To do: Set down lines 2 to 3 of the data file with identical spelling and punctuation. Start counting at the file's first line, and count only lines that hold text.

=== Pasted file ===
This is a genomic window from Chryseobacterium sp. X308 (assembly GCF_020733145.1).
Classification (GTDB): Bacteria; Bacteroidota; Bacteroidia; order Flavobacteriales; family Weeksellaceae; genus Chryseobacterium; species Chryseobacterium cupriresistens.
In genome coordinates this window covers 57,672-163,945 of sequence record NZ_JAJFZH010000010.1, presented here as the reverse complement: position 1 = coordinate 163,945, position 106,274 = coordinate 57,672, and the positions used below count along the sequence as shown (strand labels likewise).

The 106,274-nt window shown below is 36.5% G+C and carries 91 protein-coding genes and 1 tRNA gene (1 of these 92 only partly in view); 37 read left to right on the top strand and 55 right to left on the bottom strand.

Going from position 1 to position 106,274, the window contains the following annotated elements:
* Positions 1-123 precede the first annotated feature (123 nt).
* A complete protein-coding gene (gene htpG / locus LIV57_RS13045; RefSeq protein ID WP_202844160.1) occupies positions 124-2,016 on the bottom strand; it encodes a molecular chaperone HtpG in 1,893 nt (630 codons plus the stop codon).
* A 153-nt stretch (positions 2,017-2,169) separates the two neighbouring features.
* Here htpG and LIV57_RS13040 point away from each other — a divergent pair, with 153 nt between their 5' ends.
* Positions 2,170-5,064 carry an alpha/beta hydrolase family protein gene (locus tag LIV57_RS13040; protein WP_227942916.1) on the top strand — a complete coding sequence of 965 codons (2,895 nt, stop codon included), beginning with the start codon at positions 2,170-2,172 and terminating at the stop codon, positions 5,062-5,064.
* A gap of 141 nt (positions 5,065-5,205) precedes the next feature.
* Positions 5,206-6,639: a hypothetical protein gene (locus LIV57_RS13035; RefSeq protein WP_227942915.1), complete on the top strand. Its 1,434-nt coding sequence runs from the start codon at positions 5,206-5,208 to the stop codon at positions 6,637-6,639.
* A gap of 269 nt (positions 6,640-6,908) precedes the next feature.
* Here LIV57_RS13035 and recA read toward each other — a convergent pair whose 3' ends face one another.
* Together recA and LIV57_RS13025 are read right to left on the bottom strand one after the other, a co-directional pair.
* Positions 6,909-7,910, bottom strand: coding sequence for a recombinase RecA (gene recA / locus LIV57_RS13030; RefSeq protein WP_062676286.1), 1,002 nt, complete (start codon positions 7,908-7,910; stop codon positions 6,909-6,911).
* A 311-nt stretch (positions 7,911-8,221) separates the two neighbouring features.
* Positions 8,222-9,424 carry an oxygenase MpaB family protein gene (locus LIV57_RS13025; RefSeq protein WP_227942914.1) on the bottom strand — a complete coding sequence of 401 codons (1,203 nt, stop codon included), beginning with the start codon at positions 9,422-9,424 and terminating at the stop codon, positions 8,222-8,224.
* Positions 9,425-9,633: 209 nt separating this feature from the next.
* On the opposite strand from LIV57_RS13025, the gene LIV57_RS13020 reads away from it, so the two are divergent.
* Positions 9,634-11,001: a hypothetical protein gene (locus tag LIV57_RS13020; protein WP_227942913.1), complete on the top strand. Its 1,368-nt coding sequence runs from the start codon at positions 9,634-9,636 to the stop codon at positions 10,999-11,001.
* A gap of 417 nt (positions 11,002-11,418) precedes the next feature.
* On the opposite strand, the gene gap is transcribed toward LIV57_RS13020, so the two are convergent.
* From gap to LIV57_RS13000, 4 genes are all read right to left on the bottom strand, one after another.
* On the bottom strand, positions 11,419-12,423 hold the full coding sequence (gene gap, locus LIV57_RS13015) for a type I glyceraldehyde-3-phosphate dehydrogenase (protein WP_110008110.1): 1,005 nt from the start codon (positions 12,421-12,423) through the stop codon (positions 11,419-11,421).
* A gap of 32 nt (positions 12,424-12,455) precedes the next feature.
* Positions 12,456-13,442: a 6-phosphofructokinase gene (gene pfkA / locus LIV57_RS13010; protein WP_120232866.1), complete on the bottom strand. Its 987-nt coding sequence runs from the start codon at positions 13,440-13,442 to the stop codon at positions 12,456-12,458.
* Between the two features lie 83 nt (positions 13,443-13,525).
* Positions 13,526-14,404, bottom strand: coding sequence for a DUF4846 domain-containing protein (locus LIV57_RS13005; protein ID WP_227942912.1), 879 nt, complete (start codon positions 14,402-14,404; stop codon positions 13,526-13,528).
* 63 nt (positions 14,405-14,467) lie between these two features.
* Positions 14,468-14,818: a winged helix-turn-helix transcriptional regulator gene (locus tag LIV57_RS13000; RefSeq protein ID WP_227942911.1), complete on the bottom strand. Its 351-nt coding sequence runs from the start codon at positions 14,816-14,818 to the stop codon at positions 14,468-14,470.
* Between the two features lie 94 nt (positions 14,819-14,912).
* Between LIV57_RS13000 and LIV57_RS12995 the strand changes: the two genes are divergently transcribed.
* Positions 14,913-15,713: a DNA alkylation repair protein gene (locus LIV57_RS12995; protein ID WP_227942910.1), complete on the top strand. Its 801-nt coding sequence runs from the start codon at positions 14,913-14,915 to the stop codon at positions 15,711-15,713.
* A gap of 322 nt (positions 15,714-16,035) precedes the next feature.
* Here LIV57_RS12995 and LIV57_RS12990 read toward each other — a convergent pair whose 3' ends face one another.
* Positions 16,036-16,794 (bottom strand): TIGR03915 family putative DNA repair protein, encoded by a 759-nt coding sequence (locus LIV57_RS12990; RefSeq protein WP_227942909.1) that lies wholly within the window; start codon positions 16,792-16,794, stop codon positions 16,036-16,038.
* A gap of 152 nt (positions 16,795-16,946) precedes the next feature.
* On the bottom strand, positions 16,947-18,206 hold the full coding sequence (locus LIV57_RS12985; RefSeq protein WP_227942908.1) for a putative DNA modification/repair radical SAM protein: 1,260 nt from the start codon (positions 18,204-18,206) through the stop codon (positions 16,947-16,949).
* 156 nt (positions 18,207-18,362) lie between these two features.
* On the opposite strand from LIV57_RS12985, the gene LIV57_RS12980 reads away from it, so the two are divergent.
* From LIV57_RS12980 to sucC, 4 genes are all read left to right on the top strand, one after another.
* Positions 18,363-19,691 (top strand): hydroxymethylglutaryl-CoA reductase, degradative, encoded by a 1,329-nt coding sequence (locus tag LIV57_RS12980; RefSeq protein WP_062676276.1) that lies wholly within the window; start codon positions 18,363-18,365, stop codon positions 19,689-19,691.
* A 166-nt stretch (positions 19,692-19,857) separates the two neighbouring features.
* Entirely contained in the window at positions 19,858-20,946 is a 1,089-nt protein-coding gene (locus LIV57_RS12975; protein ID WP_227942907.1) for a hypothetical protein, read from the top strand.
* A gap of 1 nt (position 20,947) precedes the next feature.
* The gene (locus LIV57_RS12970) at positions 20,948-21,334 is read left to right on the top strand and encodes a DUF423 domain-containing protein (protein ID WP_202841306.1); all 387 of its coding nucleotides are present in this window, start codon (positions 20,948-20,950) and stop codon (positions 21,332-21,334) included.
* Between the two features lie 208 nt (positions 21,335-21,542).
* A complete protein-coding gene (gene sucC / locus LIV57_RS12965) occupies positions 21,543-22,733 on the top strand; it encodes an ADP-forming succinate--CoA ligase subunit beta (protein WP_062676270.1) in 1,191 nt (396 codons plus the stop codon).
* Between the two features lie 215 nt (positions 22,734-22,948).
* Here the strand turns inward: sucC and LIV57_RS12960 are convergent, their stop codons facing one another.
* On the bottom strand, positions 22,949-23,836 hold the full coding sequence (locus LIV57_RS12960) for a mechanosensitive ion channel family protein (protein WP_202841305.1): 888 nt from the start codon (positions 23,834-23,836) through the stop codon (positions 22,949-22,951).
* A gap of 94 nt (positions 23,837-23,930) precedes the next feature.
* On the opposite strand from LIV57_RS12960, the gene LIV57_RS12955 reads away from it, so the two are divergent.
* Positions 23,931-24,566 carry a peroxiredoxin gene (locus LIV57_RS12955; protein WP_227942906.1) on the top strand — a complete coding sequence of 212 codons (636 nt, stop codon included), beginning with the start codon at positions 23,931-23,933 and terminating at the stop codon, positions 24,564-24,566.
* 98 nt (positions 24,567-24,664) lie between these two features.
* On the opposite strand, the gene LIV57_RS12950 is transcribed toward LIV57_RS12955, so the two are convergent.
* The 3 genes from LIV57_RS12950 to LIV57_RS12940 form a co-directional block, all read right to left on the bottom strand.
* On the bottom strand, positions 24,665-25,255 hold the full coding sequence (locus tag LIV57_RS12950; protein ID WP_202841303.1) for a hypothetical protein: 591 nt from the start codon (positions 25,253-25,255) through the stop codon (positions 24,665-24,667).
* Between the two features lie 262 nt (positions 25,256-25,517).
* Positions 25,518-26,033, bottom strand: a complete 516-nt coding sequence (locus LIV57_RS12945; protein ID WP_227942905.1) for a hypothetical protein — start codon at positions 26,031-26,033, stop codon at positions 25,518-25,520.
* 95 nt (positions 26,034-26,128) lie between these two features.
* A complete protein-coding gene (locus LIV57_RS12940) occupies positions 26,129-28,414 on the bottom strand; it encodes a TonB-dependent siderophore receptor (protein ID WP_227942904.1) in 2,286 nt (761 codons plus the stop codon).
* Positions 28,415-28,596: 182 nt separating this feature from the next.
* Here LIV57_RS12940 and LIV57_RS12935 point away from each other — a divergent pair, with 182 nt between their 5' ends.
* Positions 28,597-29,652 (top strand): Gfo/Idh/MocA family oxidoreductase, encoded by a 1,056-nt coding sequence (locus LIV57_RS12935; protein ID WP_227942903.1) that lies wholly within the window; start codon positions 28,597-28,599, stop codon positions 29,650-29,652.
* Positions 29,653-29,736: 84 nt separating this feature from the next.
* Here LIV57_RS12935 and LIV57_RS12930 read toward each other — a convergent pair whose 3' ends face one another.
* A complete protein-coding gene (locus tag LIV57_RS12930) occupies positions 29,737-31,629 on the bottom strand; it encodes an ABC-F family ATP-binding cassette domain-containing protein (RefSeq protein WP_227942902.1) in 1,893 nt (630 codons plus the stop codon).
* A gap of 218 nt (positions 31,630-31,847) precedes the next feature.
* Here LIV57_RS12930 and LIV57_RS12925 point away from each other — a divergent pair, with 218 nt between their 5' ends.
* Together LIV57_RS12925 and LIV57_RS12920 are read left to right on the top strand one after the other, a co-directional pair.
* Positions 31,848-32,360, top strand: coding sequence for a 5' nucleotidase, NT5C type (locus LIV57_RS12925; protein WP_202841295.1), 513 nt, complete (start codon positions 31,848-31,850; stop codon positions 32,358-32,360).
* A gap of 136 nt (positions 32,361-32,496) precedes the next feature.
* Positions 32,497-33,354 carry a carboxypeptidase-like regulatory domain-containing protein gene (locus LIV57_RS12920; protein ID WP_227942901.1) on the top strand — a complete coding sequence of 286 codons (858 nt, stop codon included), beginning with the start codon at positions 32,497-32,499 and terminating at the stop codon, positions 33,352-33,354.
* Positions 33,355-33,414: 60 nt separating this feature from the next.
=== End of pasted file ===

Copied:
Classification (GTDB): Bacteria; Bacteroidota; Bacteroidia; order Flavobacteriales; family Weeksellaceae; genus Chryseobacterium; species Chryseobacterium cupriresistens.
In genome coordinates this window covers 57,672-163,945 of sequence record NZ_JAJFZH010000010.1, presented here as the reverse complement: position 1 = coordinate 163,945, position 106,274 = coordinate 57,672, and the positions used below count along the sequence as shown (strand labels likewise).